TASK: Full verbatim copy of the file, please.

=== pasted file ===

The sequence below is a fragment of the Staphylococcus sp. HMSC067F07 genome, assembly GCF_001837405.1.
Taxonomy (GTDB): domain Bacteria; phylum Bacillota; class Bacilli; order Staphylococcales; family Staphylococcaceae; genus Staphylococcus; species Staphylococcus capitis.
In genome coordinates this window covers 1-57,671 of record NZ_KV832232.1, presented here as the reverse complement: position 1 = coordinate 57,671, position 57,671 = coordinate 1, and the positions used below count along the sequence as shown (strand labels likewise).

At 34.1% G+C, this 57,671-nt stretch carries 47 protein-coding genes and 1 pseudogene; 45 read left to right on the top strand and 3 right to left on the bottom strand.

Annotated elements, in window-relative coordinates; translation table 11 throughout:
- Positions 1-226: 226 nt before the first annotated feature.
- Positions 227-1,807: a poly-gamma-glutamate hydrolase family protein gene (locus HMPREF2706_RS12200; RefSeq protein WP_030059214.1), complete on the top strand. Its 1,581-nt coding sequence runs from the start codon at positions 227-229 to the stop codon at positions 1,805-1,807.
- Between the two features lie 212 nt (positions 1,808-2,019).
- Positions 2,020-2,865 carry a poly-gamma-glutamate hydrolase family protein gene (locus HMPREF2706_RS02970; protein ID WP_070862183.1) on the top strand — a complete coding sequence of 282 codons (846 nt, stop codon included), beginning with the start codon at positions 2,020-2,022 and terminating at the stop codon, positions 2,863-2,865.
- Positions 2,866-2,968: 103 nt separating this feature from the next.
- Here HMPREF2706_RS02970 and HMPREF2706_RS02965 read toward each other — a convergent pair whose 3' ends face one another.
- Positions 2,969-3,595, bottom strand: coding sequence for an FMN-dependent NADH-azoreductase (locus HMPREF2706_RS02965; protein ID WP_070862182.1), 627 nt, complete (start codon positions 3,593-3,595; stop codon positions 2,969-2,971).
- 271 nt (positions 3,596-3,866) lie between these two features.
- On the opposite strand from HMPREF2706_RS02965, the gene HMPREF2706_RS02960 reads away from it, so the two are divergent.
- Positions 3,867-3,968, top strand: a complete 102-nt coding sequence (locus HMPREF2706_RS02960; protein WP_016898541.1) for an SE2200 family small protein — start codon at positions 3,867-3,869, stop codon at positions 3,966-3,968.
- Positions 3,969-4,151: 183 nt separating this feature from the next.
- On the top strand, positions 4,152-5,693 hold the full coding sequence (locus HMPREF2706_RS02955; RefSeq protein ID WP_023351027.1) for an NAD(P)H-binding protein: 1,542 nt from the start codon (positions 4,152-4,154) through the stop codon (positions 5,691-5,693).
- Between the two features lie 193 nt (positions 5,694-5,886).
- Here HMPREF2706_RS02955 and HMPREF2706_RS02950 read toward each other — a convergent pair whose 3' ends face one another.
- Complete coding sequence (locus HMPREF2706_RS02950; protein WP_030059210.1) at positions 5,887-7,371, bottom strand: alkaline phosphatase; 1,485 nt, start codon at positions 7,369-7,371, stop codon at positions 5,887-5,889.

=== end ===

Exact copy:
The sequence below is a fragment of the Staphylococcus sp. HMSC067F07 genome, assembly GCF_001837405.1.
Taxonomy (GTDB): domain Bacteria; phylum Bacillota; class Bacilli; order Staphylococcales; family Staphylococcaceae; genus Staphylococcus; species Staphylococcus capitis.
In genome coordinates this window covers 1-57,671 of record NZ_KV832232.1, presented here as the reverse complement: position 1 = coordinate 57,671, position 57,671 = coordinate 1, and the positions used below count along the sequence as shown (strand labels likewise).

At 34.1% G+C, this 57,671-nt stretch carries 47 protein-coding genes and 1 pseudogene; 45 read left to right on the top strand and 3 right to left on the bottom strand.

Annotated elements, in window-relative coordinates; translation table 11 throughout:
- Positions 1-226: 226 nt before the first annotated feature.
- Positions 227-1,807: a poly-gamma-glutamate hydrolase family protein gene (locus HMPREF2706_RS12200; RefSeq protein WP_030059214.1), complete on the top strand. Its 1,581-nt coding sequence runs from the start codon at positions 227-229 to the stop codon at positions 1,805-1,807.
- Between the two features lie 212 nt (positions 1,808-2,019).
- Positions 2,020-2,865 carry a poly-gamma-glutamate hydrolase family protein gene (locus HMPREF2706_RS02970; protein ID WP_070862183.1) on the top strand — a complete coding sequence of 282 codons (846 nt, stop codon included), beginning with the start codon at positions 2,020-2,022 and terminating at the stop codon, positions 2,863-2,865.
- Positions 2,866-2,968: 103 nt separating this feature from the next.
- Here HMPREF2706_RS02970 and HMPREF2706_RS02965 read toward each other — a convergent pair whose 3' ends face one another.
- Positions 2,969-3,595, bottom strand: coding sequence for an FMN-dependent NADH-azoreductase (locus HMPREF2706_RS02965; protein ID WP_070862182.1), 627 nt, complete (start codon positions 3,593-3,595; stop codon positions 2,969-2,971).
- 271 nt (positions 3,596-3,866) lie between these two features.
- On the opposite strand from HMPREF2706_RS02965, the gene HMPREF2706_RS02960 reads away from it, so the two are divergent.
- Positions 3,867-3,968, top strand: a complete 102-nt coding sequence (locus HMPREF2706_RS02960; protein WP_016898541.1) for an SE2200 family small protein — start codon at positions 3,867-3,869, stop codon at positions 3,966-3,968.
- Positions 3,969-4,151: 183 nt separating this feature from the next.
- On the top strand, positions 4,152-5,693 hold the full coding sequence (locus HMPREF2706_RS02955; RefSeq protein ID WP_023351027.1) for an NAD(P)H-binding protein: 1,542 nt from the start codon (positions 4,152-4,154) through the stop codon (positions 5,691-5,693).
- Between the two features lie 193 nt (positions 5,694-5,886).
- Here HMPREF2706_RS02955 and HMPREF2706_RS02950 read toward each other — a convergent pair whose 3' ends face one another.
- Complete coding sequence (locus HMPREF2706_RS02950; protein WP_030059210.1) at positions 5,887-7,371, bottom strand: alkaline phosphatase; 1,485 nt, start codon at positions 7,369-7,371, stop codon at positions 5,887-5,889.